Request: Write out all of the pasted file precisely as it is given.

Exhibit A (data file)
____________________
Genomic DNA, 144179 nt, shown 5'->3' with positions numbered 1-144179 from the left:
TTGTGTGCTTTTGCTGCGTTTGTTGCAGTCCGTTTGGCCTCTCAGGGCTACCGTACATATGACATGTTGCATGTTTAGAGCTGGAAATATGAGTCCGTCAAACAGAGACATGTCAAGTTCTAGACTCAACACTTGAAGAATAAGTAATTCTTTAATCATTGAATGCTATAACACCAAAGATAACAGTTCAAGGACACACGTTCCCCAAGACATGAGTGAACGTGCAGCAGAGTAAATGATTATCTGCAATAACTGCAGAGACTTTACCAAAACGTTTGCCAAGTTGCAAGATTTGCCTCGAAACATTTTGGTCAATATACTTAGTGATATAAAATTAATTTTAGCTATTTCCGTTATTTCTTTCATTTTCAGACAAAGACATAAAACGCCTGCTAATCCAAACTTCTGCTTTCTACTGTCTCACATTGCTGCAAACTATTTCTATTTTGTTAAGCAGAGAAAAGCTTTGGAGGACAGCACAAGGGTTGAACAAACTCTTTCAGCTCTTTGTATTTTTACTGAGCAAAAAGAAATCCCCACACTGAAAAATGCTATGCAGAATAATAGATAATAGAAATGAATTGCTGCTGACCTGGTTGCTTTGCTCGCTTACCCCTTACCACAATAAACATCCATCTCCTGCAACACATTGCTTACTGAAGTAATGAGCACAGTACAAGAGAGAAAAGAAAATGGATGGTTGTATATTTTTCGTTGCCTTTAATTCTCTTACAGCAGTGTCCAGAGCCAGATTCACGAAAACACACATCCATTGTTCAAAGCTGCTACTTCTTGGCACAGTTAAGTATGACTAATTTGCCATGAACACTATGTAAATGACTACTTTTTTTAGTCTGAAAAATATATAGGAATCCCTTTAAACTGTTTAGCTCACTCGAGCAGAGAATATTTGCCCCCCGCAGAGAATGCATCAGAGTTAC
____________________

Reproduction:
Genomic DNA, 144179 nt, shown 5'->3' with positions numbered 1-144179 from the left:
TTGTGTGCTTTTGCTGCGTTTGTTGCAGTCCGTTTGGCCTCTCAGGGCTACCGTACATATGACATGTTGCATGTTTAGAGCTGGAAATATGAGTCCGTCAAACAGAGACATGTCAAGTTCTAGACTCAACACTTGAAGAATAAGTAATTCTTTAATCATTGAATGCTATAACACCAAAGATAACAGTTCAAGGACACACGTTCCCCAAGACATGAGTGAACGTGCAGCAGAGTAAATGATTATCTGCAATAACTGCAGAGACTTTACCAAAACGTTTGCCAAGTTGCAAGATTTGCCTCGAAACATTTTGGTCAATATACTTAGTGATATAAAATTAATTTTAGCTATTTCCGTTATTTCTTTCATTTTCAGACAAAGACATAAAACGCCTGCTAATCCAAACTTCTGCTTTCTACTGTCTCACATTGCTGCAAACTATTTCTATTTTGTTAAGCAGAGAAAAGCTTTGGAGGACAGCACAAGGGTTGAACAAACTCTTTCAGCTCTTTGTATTTTTACTGAGCAAAAAGAAATCCCCACACTGAAAAATGCTATGCAGAATAATAGATAATAGAAATGAATTGCTGCTGACCTGGTTGCTTTGCTCGCTTACCCCTTACCACAATAAACATCCATCTCCTGCAACACATTGCTTACTGAAGTAATGAGCACAGTACAAGAGAGAAAAGAAAATGGATGGTTGTATATTTTTCGTTGCCTTTAATTCTCTTACAGCAGTGTCCAGAGCCAGATTCACGAAAACACACATCCATTGTTCAAAGCTGCTACTTCTTGGCACAGTTAAGTATGACTAATTTGCCATGAACACTATGTAAATGACTACTTTTTTTAGTCTGAAAAATATATAGGAATCCCTTTAAACTGTTTAGCTCACTCGAGCAGAGAATATTTGCCCCCCGCAGAGAATGCATCAGAGTTAC